Bob and I boarded our Ethiopian Airline flight from Addis Ababa to Kuwait City. It was a late departure and we would not arrive in Kuwait until 1:45 am.
FYI: Flights often come and go in the evening here when the temperature drops to a safe level. Air temperature very definitely affects takeoff performance. All else equal, hot air is less dense. The result is that our plane must be moving faster through it to generate enough lift to take off. Unfortunately, the less dense the air, the less power the engines develop, so it takes even longer to to accelerate to the needed faster speed.
We were tired. We had spent the last five hours in the Addis airport – three hours not so comfortable and the last two in the frequent flyer lounge (but it was hot). I was determined that I would sleep on the flight because after our arrival I would only have a few hours of sleep and then I was speaking four times in Kuwait starting at 8am.
We lined up to check in for our flight using the Elite check in as we have done many times before. There was a slight difficulty with language as I had trouble understanding the woman. Just as she printed out our boarding pass I asked, “Can you tell me what seats you have given us?”
Bob and I have been flying with each of us on an aisle across from each other. This allows us to get up to stretch and move easily. When she responded to my question she told me that we were assigned a middle and aisle seat in row two.
I explained that we would prefer not to have a middle seat and she politely offered us two aisle seats across from each other and asked if that would be okay.
“Yes, that would be fine as long as row two was not a business class section. What is the configuration of this aircraft?”
She didn’t respond right away but went ahead and printed the row twelve boarding passes.
“Is row two business class?” I asked again.
“No” she smiled back and then reminded us of the frequent flyer lounge location near our departure gate.
Boarding the Flight
Unlike boarding times in North America our tickets say that we are to board the flight one hour prior to departure. It seemed unreasonable at first but we have learned on this trip that the boarding procedures are not as efficient as we are used to. It begins with passing through security again at Addis. This is the third time we have placed our bags on the conveyor and through the xray machine.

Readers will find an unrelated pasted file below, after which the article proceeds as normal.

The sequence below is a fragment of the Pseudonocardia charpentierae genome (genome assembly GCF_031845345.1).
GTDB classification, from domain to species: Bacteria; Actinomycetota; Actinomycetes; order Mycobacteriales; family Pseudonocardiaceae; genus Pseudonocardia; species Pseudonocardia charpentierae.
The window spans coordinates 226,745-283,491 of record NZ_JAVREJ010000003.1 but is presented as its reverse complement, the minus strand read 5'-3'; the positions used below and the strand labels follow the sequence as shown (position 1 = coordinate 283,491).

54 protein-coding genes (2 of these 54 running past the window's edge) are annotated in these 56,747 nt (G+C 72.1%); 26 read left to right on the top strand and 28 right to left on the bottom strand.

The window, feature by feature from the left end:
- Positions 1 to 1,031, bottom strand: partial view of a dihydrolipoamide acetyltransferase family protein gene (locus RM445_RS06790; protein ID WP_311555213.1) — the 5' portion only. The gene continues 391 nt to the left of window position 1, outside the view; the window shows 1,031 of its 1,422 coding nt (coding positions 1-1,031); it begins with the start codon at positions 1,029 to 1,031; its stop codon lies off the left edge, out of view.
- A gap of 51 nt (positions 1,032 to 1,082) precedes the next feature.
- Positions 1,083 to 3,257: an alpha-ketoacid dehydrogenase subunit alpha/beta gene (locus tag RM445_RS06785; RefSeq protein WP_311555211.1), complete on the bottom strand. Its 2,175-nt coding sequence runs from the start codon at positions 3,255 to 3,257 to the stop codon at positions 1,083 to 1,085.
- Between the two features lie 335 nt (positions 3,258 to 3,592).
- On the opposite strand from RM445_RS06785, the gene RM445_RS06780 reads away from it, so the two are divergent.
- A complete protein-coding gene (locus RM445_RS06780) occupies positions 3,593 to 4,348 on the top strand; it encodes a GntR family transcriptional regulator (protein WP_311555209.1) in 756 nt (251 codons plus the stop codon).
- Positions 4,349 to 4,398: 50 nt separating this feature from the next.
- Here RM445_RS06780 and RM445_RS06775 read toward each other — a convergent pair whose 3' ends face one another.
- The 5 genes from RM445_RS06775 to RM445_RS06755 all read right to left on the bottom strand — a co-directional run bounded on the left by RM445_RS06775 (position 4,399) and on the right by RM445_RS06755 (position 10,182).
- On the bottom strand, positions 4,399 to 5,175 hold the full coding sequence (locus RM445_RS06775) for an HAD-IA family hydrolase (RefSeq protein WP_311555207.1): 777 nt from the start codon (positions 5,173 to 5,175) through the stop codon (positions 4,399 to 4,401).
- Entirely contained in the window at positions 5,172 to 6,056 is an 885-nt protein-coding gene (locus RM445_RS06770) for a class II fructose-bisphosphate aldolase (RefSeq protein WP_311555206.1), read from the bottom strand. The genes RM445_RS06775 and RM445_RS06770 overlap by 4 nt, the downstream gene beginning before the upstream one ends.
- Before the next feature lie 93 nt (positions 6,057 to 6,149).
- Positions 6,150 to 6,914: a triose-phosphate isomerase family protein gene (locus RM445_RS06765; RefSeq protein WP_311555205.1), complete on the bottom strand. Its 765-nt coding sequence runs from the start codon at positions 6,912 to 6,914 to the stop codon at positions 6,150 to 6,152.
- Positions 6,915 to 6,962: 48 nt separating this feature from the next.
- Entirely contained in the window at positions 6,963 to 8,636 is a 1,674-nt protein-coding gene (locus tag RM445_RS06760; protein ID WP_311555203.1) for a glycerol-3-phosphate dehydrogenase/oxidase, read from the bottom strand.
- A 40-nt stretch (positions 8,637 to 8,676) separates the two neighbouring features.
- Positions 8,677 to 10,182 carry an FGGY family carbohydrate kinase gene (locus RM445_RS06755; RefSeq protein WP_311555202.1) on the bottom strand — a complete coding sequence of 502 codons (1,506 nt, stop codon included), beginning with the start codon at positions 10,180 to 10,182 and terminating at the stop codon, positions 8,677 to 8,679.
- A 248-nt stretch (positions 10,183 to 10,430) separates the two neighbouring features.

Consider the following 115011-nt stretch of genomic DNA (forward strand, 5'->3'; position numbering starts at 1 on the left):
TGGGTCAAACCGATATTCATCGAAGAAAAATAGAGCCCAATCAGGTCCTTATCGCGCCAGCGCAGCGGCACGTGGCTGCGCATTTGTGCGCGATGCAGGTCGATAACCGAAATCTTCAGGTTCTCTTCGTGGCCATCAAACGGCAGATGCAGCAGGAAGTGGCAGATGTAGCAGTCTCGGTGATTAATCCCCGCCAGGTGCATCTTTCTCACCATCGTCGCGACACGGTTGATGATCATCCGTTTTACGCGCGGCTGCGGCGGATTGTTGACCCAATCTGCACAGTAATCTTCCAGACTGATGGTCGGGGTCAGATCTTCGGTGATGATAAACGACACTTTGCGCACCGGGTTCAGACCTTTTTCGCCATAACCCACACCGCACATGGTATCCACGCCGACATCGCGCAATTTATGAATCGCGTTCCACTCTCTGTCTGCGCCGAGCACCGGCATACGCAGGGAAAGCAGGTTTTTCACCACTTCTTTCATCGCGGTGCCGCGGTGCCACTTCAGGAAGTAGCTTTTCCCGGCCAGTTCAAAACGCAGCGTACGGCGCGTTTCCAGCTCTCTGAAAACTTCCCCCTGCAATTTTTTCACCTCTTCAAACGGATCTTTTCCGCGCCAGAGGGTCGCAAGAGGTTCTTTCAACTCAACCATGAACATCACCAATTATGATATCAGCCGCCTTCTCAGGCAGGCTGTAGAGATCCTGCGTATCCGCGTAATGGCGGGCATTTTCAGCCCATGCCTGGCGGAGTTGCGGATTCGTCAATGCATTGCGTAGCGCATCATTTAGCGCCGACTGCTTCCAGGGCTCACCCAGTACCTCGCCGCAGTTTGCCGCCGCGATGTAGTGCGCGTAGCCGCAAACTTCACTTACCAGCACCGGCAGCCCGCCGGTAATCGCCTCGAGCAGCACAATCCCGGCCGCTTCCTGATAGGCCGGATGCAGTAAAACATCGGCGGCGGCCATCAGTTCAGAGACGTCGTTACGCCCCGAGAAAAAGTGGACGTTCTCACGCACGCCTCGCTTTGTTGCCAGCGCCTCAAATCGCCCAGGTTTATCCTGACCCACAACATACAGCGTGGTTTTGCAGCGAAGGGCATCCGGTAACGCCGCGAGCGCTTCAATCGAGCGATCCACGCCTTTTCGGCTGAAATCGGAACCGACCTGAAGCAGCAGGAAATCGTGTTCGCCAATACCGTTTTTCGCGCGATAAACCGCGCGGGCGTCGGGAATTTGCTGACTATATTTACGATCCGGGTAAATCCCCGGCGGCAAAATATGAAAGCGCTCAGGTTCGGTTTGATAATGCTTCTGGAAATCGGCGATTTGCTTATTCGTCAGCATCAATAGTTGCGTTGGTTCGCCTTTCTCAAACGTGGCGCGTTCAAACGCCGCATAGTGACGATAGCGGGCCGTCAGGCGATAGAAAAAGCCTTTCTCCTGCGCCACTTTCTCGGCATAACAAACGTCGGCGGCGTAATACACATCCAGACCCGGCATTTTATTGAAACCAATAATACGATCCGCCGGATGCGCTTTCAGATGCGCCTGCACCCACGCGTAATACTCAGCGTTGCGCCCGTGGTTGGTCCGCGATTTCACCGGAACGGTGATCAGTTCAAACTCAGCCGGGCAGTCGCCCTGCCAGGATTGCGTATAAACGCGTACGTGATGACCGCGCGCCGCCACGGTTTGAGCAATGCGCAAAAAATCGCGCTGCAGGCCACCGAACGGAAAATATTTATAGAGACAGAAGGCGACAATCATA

Next you are gathered together in a secure room that is too small for the number of passengers on the flight. Our room was filled and 85% of the passengers were young women in Muslim wear although many had their faces showing like they were enjoying their last bit of freedom.
When they announced pre-boarding for the flight it was a zoo when over one hundred young women crushed together, pushing and forcing their way to the front. It was odd if you are a frequent flyer because you know that we are all being directed down several long hallways to a door on the lower level where busses will come, load up fifty at a time and drive you to the airplane. Rushing was not going to do anything, especially because all the seats are assigned – you are not benefiting by getting their first. Now sometimes I like boarding early if I have carry on luggage to ensure I get some space, but these young women were carrying nothing.
As we entered the door of the plane I let out an “Oh no” to Bob.
“What?” he asked.
“Row two is business class!” I told him. “Oh well I will just talk to them and explain the mistake.”
After minutes of trying to explain that we had boarding passes for row two but the gate agent misinformed us and moved us to row twelve – nothing had changed. We kept having higher and higher levels of staff come to talk with me while Bob stood nearby just wanting to go to sleep.
Now when you are really tired, those front section seats look so wide and plush and inviting. The thought of them fully reclining pushed me to be bolder and stronger than I normally would – remember I am tired.